Look for Hayley Vitosh, Jill Moline on fair parade float

As Imperial’s 2018 Outstanding Citizens, pair will be in spotlight

    Riding on the city’s float in August’s Chase County Fair Parade will be just one of the honors Hayley Vitosh and Jill Moline receive this year.
    The pair was announced Monday as Imperial’s 2018 Outstanding Citizens of the Year—Vitosh as the “young” citizen and Moline representing the adult citizenry.
    Mayor Dwight Coleman and members of the council selected the recipients last month from nominations submitted by the public.
    “It was nice to see the nominations we received,” said Council President Charlesa Kline at Monday’s council meeting.
    This is the second year for the awards, after Doug and Judy Gaswick, and young citizen Trevin Moreno received the first awards last year.
    Vitosh, a senior at Chase County Schools, was described as “an outgoing high school senior” involved in a variety of activities.
    Those include the FCCLA chapter, National Honor Society and 4-H as a member and she also serves on the 4-H Council. She’s a cheerleader at Chase County Schools and active in CYO at St. Patrick Catholic Church.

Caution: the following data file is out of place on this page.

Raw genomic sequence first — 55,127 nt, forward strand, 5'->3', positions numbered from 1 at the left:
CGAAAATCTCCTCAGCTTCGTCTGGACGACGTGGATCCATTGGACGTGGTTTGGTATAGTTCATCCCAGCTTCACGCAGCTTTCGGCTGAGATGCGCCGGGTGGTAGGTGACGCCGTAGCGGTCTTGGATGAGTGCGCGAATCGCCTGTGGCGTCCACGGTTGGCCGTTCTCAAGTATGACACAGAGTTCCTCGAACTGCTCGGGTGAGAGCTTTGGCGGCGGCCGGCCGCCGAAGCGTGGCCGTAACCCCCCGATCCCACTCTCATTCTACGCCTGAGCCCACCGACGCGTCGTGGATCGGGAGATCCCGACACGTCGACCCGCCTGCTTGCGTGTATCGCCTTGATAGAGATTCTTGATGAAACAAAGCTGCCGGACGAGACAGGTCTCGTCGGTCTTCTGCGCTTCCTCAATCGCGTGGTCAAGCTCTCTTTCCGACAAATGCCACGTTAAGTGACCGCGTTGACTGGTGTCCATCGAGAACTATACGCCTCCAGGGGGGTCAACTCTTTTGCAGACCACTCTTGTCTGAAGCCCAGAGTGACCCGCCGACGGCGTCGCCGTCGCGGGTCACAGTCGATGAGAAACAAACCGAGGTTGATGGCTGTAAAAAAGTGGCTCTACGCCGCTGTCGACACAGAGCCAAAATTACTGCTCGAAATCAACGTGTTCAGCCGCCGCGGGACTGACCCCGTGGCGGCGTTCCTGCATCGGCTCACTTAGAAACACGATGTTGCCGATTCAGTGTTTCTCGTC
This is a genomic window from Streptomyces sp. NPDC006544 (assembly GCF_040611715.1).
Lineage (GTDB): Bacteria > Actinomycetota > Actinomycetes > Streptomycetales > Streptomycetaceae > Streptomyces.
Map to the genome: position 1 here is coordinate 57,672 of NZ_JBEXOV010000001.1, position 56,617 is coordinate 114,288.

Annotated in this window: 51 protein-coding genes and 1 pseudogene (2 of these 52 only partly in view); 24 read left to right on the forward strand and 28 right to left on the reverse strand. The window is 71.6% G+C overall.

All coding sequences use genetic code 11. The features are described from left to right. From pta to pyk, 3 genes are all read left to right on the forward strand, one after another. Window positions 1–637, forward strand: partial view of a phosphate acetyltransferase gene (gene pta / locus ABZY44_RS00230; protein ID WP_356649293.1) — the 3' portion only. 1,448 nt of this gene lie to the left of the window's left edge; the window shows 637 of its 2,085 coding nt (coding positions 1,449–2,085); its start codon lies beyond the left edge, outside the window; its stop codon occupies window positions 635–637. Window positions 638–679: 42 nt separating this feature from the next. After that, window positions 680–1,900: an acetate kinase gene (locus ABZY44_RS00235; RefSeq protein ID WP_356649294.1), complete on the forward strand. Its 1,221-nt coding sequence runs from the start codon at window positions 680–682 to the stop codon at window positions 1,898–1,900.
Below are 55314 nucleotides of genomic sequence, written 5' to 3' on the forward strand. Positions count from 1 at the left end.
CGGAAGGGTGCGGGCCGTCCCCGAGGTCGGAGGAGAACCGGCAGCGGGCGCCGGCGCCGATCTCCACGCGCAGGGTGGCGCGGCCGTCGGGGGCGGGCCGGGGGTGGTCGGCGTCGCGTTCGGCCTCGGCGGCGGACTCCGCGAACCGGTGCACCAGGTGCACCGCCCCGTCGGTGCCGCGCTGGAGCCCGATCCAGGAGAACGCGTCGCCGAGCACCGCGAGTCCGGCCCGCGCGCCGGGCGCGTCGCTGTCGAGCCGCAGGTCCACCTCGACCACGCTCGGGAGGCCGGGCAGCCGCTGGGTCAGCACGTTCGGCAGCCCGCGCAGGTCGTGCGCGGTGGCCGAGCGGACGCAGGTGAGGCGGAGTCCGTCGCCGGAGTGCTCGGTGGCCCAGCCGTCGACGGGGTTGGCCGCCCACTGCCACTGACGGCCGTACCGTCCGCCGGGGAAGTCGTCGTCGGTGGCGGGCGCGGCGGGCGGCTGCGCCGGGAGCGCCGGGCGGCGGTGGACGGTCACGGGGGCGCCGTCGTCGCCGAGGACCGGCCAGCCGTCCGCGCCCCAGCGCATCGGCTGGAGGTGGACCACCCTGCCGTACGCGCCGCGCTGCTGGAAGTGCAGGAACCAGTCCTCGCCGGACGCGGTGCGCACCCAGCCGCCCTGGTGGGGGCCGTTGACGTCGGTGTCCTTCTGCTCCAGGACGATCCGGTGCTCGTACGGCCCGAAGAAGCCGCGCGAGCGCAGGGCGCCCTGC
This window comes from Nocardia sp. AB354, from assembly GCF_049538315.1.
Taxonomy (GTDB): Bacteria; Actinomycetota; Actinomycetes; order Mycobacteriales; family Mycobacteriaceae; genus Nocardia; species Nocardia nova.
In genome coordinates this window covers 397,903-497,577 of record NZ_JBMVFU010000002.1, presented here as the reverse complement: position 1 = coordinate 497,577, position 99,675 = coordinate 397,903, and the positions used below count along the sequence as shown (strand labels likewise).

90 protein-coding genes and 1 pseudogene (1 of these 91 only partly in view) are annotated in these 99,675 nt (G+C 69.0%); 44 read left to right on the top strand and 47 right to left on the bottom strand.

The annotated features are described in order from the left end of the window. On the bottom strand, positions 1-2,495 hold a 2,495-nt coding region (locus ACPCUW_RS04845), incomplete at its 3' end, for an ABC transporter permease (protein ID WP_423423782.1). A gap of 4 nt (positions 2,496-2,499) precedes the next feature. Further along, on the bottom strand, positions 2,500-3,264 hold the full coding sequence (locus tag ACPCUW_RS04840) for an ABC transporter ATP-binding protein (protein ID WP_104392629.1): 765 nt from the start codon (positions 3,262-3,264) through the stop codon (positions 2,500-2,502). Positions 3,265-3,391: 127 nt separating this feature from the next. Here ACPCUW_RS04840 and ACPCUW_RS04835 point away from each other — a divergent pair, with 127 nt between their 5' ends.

Her parents are Nate and Kelly Vitosh, who attended Monday’s meeting along with her younger brother Brice.
    Moline was nominated by two people, both citing her strong involvement in a number of community efforts.
    “She is generous with her time and her talents in everything,” reads one nomination.
    Another writes, “Ever since Jill moved back she has been on a dead run working tirelessly for the community, school, church and her business.”
    It continued, “I don’t believe we could begin to count the number of fundraisers she has assisted with or organized.”
    Moline serves on the city’s theatre board, and has also been active in Freedoms Foundation at Valley Forge, SCORE camp, Imperial Baseball/Softball Association and more.
    In addition to having a prime seat on the parade float this August, Moline and Vitosh will also receive a plaque for their homes or office, and their names will be engraved on a plaque that hangs in the city offices.
    They will also be in the spotlight at the March 16 city recognition dinner attended by city officials, employees and those serving on the many city boards and commissions.
Other council business
    Action on other items of business at Monday’s council meeting was light.

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